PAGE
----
By Aram Zeitounian – Cougar News Contributor
Technically, the land we live on doesn’t belong to anyone. We draw boundaries, build fences, buy real estate, stake out land and sign mortgage agreements; we create our own distinct spaces, and like Monopoly, we have built a system of ownership and marginalization. One can claim that this separatist attitude began as early as 1620 when the Mayflower landed at Plymouth Rock, carrying passengers seeking refuge from the oppressive English rule. Arguably, these were the first immigrants—the first “Americans” to begin settling, expanding frontiers, building towns, and sharpening their genocidal tendencies.
As more and more people sought religious freedom in the United States, governance became a necessity and so did property laws, but these are much different than what we are used to today. Back then, an individual staked property by deftly planting flags around the land they wanted. Certainly, there are only so many flags one can plant before running out of room—or running into someone else’s room. You see, immigration comes with a price—and for the Native Americans it was their land and more disturbingly, their scalps.
Today, immigration hasn’t changed all that much. The difference is that the immigrants of the past—the Mayflower settlers and their clans—are no longer killing off those who already occupied the land they wanted. No, now they are writing laws to prevent others from entering the country that has afforded them the American Dream. Their argument is that there aren’t enough riches to go around, but the truth is that there would be no growth in the United States without the vital contributions of immigrants who have used their talents for the betterment of this great country.
As citizens, we need to be empathetic and realize that people crossing over our border may be doing so out of sheer desperation. We make concessions for Political Asylum and hardship—we are even recruiting illegal immigrants to fight our wars. We offer them work and student Visas and then expect the people who have been living here for years, who have established friendships and familial bonds to simply go back home. This assumption is unrealistic and dangerous. It segregates the United States from neighboring countries and diminishes the global relationships we try so hard to build. After 9/11, immigration has become even more precarious. Maileen Hamto in her article, “My Turn: Being American,” states, “Throughout our history as a nation, fear and apprehension about ‘the other’—especially in times of economic uncertainty—have fueled anti-immigration sentiment” (495). After war, after recession, after depression, immigrants seem to suffer the consequences. This has been proven countless times throughout our sordid history. The Africans, Chinese, Japanese, Middle Easterners, and Mexicans have all been targets of discriminatory practices based on circumstances out of their control. As a nation, we need to understand the plight of these immigrants and realize that our great country would not be what it is today without their hard work.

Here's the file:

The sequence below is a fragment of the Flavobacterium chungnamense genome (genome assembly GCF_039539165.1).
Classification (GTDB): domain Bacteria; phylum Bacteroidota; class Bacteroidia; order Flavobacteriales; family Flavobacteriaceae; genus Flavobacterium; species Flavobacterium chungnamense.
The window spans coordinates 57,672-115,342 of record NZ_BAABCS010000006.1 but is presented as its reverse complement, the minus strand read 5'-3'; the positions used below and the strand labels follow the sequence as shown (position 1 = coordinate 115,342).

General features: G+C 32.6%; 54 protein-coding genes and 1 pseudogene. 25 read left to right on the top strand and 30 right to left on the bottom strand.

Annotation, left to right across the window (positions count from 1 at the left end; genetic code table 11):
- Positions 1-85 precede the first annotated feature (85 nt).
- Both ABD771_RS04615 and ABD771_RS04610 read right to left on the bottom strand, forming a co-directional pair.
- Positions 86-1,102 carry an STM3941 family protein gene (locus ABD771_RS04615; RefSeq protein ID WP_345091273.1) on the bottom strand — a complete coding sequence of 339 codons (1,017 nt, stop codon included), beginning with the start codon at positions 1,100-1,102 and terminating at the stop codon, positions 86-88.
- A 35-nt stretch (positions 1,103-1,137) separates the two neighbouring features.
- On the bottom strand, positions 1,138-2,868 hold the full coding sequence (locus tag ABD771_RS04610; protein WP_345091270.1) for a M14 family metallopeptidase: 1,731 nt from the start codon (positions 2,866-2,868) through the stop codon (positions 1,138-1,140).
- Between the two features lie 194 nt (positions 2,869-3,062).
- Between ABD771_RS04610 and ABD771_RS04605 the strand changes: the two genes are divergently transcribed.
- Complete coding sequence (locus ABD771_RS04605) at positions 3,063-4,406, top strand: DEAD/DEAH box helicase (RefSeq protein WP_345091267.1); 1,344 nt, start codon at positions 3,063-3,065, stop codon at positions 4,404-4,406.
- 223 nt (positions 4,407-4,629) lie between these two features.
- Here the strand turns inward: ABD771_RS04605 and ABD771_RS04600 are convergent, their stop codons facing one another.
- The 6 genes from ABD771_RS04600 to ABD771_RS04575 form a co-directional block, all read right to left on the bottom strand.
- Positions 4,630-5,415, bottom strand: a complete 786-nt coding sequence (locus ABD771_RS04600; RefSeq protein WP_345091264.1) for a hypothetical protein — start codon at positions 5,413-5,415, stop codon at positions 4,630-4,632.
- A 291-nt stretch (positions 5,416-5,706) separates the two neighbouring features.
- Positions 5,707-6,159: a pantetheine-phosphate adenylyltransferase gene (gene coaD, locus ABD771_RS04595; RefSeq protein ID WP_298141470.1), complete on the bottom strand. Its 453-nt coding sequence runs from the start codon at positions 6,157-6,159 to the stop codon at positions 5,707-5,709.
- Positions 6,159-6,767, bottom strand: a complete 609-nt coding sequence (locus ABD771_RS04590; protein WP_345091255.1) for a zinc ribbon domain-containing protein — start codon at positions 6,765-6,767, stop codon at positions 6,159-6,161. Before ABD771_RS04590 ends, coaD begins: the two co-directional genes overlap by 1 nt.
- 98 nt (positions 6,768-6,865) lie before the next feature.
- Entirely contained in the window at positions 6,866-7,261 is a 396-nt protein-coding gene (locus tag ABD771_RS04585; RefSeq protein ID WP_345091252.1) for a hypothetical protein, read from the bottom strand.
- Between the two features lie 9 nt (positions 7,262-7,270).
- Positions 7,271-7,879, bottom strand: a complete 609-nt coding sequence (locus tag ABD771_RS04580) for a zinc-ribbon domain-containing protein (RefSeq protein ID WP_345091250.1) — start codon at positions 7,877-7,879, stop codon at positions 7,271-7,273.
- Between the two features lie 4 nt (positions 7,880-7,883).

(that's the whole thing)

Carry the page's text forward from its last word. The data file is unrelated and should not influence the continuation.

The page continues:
Though there is no real solution for immigration, it is important that we learn from the mistakes we have made. America has many stains on its reputation: slaughtering Native Americans, enslaving Africans, imprisoning Japanese, torturing Middle Easterners, and neglecting its own impoverished citizens. The issue of immigration is gearing up to be yet another stain—with the blood of so many on our hands, why can’t we practice a little more tolerance? It is unfair to not enforce border laws and expect people to stay on their side of the fence. It is unfair to outsource jobs to Third World countries and deny admittance to people who are just trying to survive. It is unfair to be the super power of the world, the holder of the American Dream and keep it all to ourselves.